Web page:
In other words, negative emotions narrow your mind and focus your thoughts. At that same moment, you might have the option to climb a tree, pick up a leaf, or grab a stick—but your brain ignores all of those options because they seem irrelevant when a tiger is standing in front of you. This is a useful instinct if you’re trying to save life and limb, but in our modern society we don’t have to worry about stumbling across tigers in the wilderness. The problem is that your brain is still programmed to respond to negative emotions in the same way—by shutting off the outside world and limiting the options you see around you.

For example, when you’re in a fight with someone, your anger and emotion might consume you to the point where you can’t think about anything else. Or, when you are stressed out about everything you have to get done today, you may find it hard to actual start anything because you’re paralyzed by how long your to–do list has become. Or, if you feel bad about not exercising or not eating healthy, all you think about is how little willpower you have, how you’re lazy, and how you don’t have any motivation.

In each case, your brain closes off from the outside world and focuses on the negative emotions of fear, anger, and stress—just like it did with the tiger. Negative emotions prevent your brain from seeing the other options and choices that surround you. It’s your survival instinct.

Now, let’s compare this to what positive emotions do to your brain. This is where Barbara Fredrickson returns to the story.

What Positive Thoughts Do to Your Brain

Fredrickson tested the impact of positive emotions on the brain by setting up a little experiment. During this experiment, she divided her research subjects into 5 groups and showed each group different film clips. The first two groups were shown clips that created positive emotions. Group 1 saw images that created feelings of joy. Group 2 saw images that created feelings of contentment. Group 3 was the control group. They saw images that were neutral and produced no significant emotion. The last two groups were shown clips that created negative emotions. Group 4 saw images that created feelings of fear. Group 5 saw images that created feelings of anger.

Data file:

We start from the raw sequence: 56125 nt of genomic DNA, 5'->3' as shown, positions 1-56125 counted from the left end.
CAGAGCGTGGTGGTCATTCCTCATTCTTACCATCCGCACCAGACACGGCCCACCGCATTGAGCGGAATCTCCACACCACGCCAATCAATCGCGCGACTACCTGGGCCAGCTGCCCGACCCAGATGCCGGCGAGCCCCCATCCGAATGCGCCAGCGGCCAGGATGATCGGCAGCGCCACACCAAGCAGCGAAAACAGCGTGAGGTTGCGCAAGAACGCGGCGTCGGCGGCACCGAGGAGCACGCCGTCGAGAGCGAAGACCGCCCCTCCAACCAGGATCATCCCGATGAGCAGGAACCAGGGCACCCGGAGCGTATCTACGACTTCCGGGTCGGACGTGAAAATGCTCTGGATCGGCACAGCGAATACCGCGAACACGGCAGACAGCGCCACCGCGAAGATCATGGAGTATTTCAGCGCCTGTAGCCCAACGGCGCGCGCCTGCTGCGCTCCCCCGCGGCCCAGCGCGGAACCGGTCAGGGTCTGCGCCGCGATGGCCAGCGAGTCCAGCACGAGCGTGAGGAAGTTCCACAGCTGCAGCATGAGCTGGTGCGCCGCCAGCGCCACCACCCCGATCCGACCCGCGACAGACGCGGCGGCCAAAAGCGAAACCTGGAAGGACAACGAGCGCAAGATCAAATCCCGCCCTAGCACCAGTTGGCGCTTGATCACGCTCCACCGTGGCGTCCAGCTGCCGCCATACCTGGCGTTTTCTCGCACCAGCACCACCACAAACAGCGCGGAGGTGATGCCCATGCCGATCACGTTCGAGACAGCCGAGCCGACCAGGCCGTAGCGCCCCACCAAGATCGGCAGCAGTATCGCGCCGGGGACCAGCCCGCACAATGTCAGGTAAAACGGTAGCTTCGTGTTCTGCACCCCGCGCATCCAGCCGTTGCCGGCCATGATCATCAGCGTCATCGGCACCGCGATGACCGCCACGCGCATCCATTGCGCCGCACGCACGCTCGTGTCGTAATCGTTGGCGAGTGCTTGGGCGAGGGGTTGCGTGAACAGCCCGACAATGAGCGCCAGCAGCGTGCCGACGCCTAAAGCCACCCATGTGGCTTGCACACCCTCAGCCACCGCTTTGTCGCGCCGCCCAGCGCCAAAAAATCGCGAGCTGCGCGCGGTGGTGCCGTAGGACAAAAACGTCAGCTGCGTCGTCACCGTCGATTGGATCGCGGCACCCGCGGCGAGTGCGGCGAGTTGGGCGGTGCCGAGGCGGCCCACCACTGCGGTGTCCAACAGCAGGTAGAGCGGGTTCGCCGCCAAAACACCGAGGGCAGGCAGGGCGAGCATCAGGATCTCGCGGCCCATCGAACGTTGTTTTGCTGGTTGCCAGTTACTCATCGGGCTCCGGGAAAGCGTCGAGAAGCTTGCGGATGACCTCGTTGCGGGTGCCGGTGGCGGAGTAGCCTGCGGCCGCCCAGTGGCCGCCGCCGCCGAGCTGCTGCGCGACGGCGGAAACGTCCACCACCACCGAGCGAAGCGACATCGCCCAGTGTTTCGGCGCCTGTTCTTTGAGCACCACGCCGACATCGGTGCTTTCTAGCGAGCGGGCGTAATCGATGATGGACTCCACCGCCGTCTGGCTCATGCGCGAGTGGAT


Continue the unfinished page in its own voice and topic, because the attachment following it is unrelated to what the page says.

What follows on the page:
Afterward, each participant was asked to imagine themselves in a situation where similar feelings would arise and to write down what they would do. Each participant was handed a piece of paper with 20 blank lines that started with the phrase, “I would like to…” Participants who saw images of fear and anger wrote down the fewest responses. Meanwhile, the participants who saw images of joy and contentment, wrote down a significantly higher number of actions that they would take, even when compared to the neutral group.

In other words, when you are experiencing positive emotions like joy, contentment, and love, you will see more possibilities in your life. These findings were among the first that proved that positive emotions broaden your sense of possibility and open your mind up to more options. But that was just the beginning. The really interesting impact of positive thinking happens later…

How Positive Thinking Builds Your Skill Set

The benefits of positive emotions don’t stop after a few minutes of good feelings subside. In fact, the biggest benefit that positive emotions provide is an enhanced ability to build skills and develop resources for use later in life. Let’s consider a real world example.

A child who runs around outside, swinging on branches and playing with friends, develops the ability to move athletically (physical skills), the ability to play with others and communicate with a team (social skills), and the ability to explore and examine the world around them (creative skills). In this way, the positive emotions of play and joy prompt the child to build skills that are useful and valuable in everyday life.